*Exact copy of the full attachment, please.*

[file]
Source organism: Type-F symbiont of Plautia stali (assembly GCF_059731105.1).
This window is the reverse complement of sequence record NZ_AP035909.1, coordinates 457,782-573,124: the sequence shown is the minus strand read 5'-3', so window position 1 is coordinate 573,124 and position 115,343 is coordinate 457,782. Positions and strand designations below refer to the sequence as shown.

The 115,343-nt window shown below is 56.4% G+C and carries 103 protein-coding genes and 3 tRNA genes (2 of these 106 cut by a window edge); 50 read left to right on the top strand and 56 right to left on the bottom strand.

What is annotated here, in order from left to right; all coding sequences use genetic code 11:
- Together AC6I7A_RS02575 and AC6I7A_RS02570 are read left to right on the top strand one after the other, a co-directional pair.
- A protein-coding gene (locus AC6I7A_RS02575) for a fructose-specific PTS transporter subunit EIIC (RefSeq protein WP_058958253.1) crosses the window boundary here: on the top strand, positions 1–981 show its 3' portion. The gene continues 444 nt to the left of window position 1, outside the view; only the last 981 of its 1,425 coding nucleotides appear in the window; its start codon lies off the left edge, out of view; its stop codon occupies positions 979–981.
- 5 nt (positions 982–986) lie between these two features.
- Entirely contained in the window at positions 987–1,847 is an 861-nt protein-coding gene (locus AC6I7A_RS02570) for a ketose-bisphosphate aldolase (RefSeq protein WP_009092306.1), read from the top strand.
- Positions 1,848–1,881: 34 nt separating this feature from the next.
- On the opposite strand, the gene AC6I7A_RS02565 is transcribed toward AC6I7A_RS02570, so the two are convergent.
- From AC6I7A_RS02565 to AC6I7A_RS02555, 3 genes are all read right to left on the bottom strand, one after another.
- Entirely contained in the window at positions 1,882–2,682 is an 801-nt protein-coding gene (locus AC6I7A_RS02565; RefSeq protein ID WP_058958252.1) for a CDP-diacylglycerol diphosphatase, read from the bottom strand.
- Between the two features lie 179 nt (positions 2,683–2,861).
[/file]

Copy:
Source organism: Type-F symbiont of Plautia stali (assembly GCF_059731105.1).
This window is the reverse complement of sequence record NZ_AP035909.1, coordinates 457,782-573,124: the sequence shown is the minus strand read 5'-3', so window position 1 is coordinate 573,124 and position 115,343 is coordinate 457,782. Positions and strand designations below refer to the sequence as shown.

The 115,343-nt window shown below is 56.4% G+C and carries 103 protein-coding genes and 3 tRNA genes (2 of these 106 cut by a window edge); 50 read left to right on the top strand and 56 right to left on the bottom strand.

What is annotated here, in order from left to right; all coding sequences use genetic code 11:
- Together AC6I7A_RS02575 and AC6I7A_RS02570 are read left to right on the top strand one after the other, a co-directional pair.
- A protein-coding gene (locus AC6I7A_RS02575) for a fructose-specific PTS transporter subunit EIIC (RefSeq protein WP_058958253.1) crosses the window boundary here: on the top strand, positions 1–981 show its 3' portion. The gene continues 444 nt to the left of window position 1, outside the view; only the last 981 of its 1,425 coding nucleotides appear in the window; its start codon lies off the left edge, out of view; its stop codon occupies positions 979–981.
- 5 nt (positions 982–986) lie between these two features.
- Entirely contained in the window at positions 987–1,847 is an 861-nt protein-coding gene (locus AC6I7A_RS02570) for a ketose-bisphosphate aldolase (RefSeq protein WP_009092306.1), read from the top strand.
- Positions 1,848–1,881: 34 nt separating this feature from the next.
- On the opposite strand, the gene AC6I7A_RS02565 is transcribed toward AC6I7A_RS02570, so the two are convergent.
- From AC6I7A_RS02565 to AC6I7A_RS02555, 3 genes are all read right to left on the bottom strand, one after another.
- Entirely contained in the window at positions 1,882–2,682 is an 801-nt protein-coding gene (locus AC6I7A_RS02565; RefSeq protein ID WP_058958252.1) for a CDP-diacylglycerol diphosphatase, read from the bottom strand.
- Between the two features lie 179 nt (positions 2,683–2,861).